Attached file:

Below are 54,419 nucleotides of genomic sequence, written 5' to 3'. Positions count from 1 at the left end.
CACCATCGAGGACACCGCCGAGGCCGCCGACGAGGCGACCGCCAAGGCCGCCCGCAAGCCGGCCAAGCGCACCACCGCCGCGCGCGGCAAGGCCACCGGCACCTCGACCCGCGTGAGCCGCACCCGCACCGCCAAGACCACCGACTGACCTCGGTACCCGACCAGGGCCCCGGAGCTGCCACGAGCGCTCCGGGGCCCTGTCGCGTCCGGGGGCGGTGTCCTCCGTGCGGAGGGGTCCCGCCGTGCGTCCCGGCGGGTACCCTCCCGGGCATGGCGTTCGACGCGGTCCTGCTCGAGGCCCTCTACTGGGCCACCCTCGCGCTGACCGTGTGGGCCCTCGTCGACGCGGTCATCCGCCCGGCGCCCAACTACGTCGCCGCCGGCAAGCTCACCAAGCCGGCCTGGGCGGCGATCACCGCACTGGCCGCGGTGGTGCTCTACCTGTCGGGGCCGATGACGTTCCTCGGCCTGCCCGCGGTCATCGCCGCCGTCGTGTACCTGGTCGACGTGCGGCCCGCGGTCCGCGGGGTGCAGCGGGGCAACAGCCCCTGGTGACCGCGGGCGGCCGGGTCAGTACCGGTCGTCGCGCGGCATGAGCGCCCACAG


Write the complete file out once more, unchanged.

Below are 54,419 nucleotides of genomic sequence, written 5' to 3'. Positions count from 1 at the left end.
CACCATCGAGGACACCGCCGAGGCCGCCGACGAGGCGACCGCCAAGGCCGCCCGCAAGCCGGCCAAGCGCACCACCGCCGCGCGCGGCAAGGCCACCGGCACCTCGACCCGCGTGAGCCGCACCCGCACCGCCAAGACCACCGACTGACCTCGGTACCCGACCAGGGCCCCGGAGCTGCCACGAGCGCTCCGGGGCCCTGTCGCGTCCGGGGGCGGTGTCCTCCGTGCGGAGGGGTCCCGCCGTGCGTCCCGGCGGGTACCCTCCCGGGCATGGCGTTCGACGCGGTCCTGCTCGAGGCCCTCTACTGGGCCACCCTCGCGCTGACCGTGTGGGCCCTCGTCGACGCGGTCATCCGCCCGGCGCCCAACTACGTCGCCGCCGGCAAGCTCACCAAGCCGGCCTGGGCGGCGATCACCGCACTGGCCGCGGTGGTGCTCTACCTGTCGGGGCCGATGACGTTCCTCGGCCTGCCCGCGGTCATCGCCGCCGTCGTGTACCTGGTCGACGTGCGGCCCGCGGTCCGCGGGGTGCAGCGGGGCAACAGCCCCTGGTGACCGCGGGCGGCCGGGTCAGTACCGGTCGTCGCGCGGCATGAGCGCCCACAG